The ups and downs of March Madness are slipping into memory, but we have one final postscript to write. Who won the March Mathness challenge put forth by Tim Chartier to his students at Davidson College?
We are delighted to announce that Robin Malloch, a history major who is graduating this month, picked the best brackets out of Dr. Chartier’s class. She has joined Teach for America and will be teaching Middle School math in Charlotte, North Carolina this fall. Thankfully, before she heads off to do the good work of teaching algebra and geometry to eager (or truthfully, not so eager, we’re guessing) 7th and 8th graders, she has provided us with some insight into her bracket strategy during March Mathness:
I will describe my method as best I can. I made several brackets with different methodologies–one based on basketball gut, one on pure math, and others with a combination. My purely mathematical bracket did not fair that well. My two combination brackets which were a bit more arbitrary fared the best (89th and 92nd percentile). For those, I used the math to inform my basketball knowledge. Any time my basketball bracket contradicted the math ranking or if the rankings were nearly tied, I would look into the game further to see if either team had key players injured, how player matchups, what experience/track record the coaches had, etc.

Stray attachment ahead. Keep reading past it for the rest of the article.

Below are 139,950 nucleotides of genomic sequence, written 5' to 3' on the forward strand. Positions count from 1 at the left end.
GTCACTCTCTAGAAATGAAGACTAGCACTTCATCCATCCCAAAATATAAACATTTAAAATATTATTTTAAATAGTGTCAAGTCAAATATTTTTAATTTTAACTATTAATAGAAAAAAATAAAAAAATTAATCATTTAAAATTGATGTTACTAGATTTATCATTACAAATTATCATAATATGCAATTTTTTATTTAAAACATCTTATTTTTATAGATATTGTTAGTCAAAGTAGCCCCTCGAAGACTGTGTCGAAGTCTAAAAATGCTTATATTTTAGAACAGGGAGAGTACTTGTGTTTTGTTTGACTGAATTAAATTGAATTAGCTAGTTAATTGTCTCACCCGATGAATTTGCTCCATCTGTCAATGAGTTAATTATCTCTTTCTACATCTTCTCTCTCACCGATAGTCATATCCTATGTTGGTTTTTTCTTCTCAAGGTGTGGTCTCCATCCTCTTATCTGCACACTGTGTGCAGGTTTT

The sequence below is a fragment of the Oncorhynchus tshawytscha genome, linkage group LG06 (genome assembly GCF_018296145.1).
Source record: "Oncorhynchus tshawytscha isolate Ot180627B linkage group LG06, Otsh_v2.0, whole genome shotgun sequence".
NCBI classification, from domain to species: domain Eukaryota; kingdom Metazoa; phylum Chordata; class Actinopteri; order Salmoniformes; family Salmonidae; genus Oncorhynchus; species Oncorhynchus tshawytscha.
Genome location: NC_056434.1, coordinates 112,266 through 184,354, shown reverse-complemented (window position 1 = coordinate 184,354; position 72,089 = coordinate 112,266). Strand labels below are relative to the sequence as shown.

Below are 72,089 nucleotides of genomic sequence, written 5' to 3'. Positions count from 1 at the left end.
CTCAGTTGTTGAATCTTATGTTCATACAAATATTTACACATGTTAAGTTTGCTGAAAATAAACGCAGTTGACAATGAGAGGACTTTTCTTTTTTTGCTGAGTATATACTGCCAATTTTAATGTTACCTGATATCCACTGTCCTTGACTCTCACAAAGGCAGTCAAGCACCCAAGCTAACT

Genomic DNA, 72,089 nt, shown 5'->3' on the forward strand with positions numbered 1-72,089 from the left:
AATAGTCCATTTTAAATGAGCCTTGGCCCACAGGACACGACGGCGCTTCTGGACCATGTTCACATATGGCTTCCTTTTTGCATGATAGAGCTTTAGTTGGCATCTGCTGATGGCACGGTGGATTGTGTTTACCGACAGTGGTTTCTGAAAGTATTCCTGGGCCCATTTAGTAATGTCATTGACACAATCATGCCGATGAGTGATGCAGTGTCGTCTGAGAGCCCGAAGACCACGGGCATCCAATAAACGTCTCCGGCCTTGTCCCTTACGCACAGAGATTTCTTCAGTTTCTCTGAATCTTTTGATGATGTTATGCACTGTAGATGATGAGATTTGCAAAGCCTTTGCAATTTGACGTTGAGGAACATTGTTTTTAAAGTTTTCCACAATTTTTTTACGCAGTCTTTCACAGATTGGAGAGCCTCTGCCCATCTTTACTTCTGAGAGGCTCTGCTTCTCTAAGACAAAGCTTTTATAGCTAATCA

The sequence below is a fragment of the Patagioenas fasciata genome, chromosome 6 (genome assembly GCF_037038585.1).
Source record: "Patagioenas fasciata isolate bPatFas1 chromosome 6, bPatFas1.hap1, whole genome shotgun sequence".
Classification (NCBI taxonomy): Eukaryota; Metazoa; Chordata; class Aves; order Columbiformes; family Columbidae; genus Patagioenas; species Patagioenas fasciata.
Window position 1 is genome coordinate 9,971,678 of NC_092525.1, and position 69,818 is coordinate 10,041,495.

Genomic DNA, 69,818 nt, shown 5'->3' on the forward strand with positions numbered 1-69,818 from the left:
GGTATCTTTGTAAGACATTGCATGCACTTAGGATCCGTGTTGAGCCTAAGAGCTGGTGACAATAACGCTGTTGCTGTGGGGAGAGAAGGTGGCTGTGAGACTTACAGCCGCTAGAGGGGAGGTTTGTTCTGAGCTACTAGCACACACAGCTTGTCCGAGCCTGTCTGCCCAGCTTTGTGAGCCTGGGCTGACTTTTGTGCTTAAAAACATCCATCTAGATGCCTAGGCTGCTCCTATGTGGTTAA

As for my actual math rankings, I used Colley. I tried to account for strength of schedule, so I broke the season into three parts. The last couple games of the season are the conference tournament, which I gave more value to than any other games of the season. Then I broke the rest of the season in half: the first half being primarily out-of-conference games and the second half being primarily in-conference ones. For teams in a competitive conference (more than 3 teams from the conference in the tournament), I weighted the second half more heavily. For teams in weaker conferences, I weighted the first half more heavily when teams would likely face tougher competition. This method actually made my rankings closely resemble the 1-16 rankings produced by the NCAA selection committee. I enjoyed applying math brackets and looking at basketball with a new lens.
For more on the various bracketology methods Tim Chartier teaches his students, please check out our March Mathness page.